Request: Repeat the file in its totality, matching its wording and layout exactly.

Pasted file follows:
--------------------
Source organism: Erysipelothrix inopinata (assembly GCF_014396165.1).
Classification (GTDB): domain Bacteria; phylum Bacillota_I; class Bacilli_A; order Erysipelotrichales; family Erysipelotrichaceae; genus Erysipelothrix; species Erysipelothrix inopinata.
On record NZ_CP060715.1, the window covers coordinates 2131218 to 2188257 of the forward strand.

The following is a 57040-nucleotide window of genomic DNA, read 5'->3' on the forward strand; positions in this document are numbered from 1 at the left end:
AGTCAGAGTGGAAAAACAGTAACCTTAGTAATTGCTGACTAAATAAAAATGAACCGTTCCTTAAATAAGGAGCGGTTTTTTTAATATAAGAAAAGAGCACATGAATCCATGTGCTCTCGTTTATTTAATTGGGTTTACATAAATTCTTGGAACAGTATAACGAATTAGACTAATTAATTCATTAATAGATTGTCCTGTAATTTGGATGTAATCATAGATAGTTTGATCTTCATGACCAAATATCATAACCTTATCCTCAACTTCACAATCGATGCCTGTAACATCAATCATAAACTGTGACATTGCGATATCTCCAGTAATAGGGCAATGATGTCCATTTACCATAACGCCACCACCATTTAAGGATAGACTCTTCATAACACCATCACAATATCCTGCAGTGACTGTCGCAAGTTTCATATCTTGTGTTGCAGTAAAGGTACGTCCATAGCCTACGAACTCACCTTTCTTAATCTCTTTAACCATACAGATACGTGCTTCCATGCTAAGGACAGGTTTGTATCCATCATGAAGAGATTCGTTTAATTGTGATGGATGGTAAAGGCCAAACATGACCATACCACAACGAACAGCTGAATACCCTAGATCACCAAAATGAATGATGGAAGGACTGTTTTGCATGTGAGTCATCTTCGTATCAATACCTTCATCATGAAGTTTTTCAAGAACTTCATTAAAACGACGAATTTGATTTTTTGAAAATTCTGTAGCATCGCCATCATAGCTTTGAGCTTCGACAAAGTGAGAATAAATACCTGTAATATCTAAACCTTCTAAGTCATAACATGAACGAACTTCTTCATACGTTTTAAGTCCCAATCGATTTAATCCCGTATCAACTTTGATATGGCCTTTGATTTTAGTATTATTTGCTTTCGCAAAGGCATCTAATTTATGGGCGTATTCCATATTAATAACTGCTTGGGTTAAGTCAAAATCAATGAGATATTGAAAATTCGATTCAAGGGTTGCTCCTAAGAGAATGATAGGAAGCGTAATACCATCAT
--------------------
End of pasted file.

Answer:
Source organism: Erysipelothrix inopinata (assembly GCF_014396165.1).
Classification (GTDB): domain Bacteria; phylum Bacillota_I; class Bacilli_A; order Erysipelotrichales; family Erysipelotrichaceae; genus Erysipelothrix; species Erysipelothrix inopinata.
On record NZ_CP060715.1, the window covers coordinates 2131218 to 2188257 of the forward strand.

The following is a 57040-nucleotide window of genomic DNA, read 5'->3' on the forward strand; positions in this document are numbered from 1 at the left end:
AGTCAGAGTGGAAAAACAGTAACCTTAGTAATTGCTGACTAAATAAAAATGAACCGTTCCTTAAATAAGGAGCGGTTTTTTTAATATAAGAAAAGAGCACATGAATCCATGTGCTCTCGTTTATTTAATTGGGTTTACATAAATTCTTGGAACAGTATAACGAATTAGACTAATTAATTCATTAATAGATTGTCCTGTAATTTGGATGTAATCATAGATAGTTTGATCTTCATGACCAAATATCATAACCTTATCCTCAACTTCACAATCGATGCCTGTAACATCAATCATAAACTGTGACATTGCGATATCTCCAGTAATAGGGCAATGATGTCCATTTACCATAACGCCACCACCATTTAAGGATAGACTCTTCATAACACCATCACAATATCCTGCAGTGACTGTCGCAAGTTTCATATCTTGTGTTGCAGTAAAGGTACGTCCATAGCCTACGAACTCACCTTTCTTAATCTCTTTAACCATACAGATACGTGCTTCCATGCTAAGGACAGGTTTGTATCCATCATGAAGAGATTCGTTTAATTGTGATGGATGGTAAAGGCCAAACATGACCATACCACAACGAACAGCTGAATACCCTAGATCACCAAAATGAATGATGGAAGGACTGTTTTGCATGTGAGTCATCTTCGTATCAATACCTTCATCATGAAGTTTTTCAAGAACTTCATTAAAACGACGAATTTGATTTTTTGAAAATTCTGTAGCATCGCCATCATAGCTTTGAGCTTCGACAAAGTGAGAATAAATACCTGTAATATCTAAACCTTCTAAGTCATAACATGAACGAACTTCTTCATACGTTTTAAGTCCCAATCGATTTAATCCCGTATCAACTTTGATATGGCCTTTGATTTTAGTATTATTTGCTTTCGCAAAGGCATCTAATTTATGGGCGTATTCCATATTAATAACTGCTTGGGTTAAGTCAAAATCAATGAGATATTGAAAATTCGATTCAAGGGTTGCTCCTAAGAGAATGATAGGAAGCGTAATACCATCAT